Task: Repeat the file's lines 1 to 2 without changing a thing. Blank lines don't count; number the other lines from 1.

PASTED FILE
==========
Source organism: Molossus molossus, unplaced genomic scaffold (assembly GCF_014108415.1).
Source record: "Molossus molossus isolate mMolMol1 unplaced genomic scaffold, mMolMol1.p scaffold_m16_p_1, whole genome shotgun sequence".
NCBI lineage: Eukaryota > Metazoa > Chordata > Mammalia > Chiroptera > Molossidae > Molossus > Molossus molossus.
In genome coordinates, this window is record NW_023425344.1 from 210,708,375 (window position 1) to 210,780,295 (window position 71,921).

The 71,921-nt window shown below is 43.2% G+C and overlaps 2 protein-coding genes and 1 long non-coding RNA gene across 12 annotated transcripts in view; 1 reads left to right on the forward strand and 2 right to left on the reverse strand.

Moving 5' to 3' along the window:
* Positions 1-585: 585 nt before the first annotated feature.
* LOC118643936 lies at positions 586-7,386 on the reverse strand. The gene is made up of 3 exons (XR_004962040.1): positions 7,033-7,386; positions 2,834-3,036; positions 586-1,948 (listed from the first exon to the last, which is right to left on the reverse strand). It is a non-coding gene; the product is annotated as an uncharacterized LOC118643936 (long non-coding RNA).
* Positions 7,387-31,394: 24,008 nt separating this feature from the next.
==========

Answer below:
Source organism: Molossus molossus, unplaced genomic scaffold (assembly GCF_014108415.1).
Source record: "Molossus molossus isolate mMolMol1 unplaced genomic scaffold, mMolMol1.p scaffold_m16_p_1, whole genome shotgun sequence".